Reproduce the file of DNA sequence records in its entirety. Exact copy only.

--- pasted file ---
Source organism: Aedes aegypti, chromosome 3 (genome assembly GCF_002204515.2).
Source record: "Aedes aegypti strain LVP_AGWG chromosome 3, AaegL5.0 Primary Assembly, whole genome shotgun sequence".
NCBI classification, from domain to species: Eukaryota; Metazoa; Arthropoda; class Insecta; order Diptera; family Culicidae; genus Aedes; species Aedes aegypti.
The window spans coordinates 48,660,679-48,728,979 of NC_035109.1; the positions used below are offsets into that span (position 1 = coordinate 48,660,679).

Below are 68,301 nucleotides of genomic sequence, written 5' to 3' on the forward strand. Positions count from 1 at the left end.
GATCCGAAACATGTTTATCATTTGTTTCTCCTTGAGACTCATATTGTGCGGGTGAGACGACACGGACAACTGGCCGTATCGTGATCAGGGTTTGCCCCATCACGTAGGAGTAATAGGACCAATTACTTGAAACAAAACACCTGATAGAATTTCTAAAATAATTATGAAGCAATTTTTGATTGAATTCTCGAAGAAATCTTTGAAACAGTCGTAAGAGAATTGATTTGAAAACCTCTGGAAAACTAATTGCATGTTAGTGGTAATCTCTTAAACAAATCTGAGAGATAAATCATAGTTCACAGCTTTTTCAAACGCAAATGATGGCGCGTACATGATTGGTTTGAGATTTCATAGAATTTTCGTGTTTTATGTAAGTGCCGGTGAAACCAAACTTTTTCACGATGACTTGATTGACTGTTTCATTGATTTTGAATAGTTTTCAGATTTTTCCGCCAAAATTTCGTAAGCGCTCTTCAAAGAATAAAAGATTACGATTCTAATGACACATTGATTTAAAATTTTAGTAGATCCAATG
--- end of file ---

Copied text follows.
Source organism: Aedes aegypti, chromosome 3 (genome assembly GCF_002204515.2).
Source record: "Aedes aegypti strain LVP_AGWG chromosome 3, AaegL5.0 Primary Assembly, whole genome shotgun sequence".
NCBI classification, from domain to species: Eukaryota; Metazoa; Arthropoda; class Insecta; order Diptera; family Culicidae; genus Aedes; species Aedes aegypti.
The window spans coordinates 48,660,679-48,728,979 of NC_035109.1; the positions used below are offsets into that span (position 1 = coordinate 48,660,679).

Below are 68,301 nucleotides of genomic sequence, written 5' to 3' on the forward strand. Positions count from 1 at the left end.
GATCCGAAACATGTTTATCATTTGTTTCTCCTTGAGACTCATATTGTGCGGGTGAGACGACACGGACAACTGGCCGTATCGTGATCAGGGTTTGCCCCATCACGTAGGAGTAATAGGACCAATTACTTGAAACAAAACACCTGATAGAATTTCTAAAATAATTATGAAGCAATTTTTGATTGAATTCTCGAAGAAATCTTTGAAACAGTCGTAAGAGAATTGATTTGAAAACCTCTGGAAAACTAATTGCATGTTAGTGGTAATCTCTTAAACAAATCTGAGAGATAAATCATAGTTCACAGCTTTTTCAAACGCAAATGATGGCGCGTACATGATTGGTTTGAGATTTCATAGAATTTTCGTGTTTTATGTAAGTGCCGGTGAAACCAAACTTTTTCACGATGACTTGATTGACTGTTTCATTGATTTTGAATAGTTTTCAGATTTTTCCGCCAAAATTTCGTAAGCGCTCTTCAAAGAATAAAAGATTACGATTCTAATGACACATTGATTTAAAATTTTAGTAGATCCAATG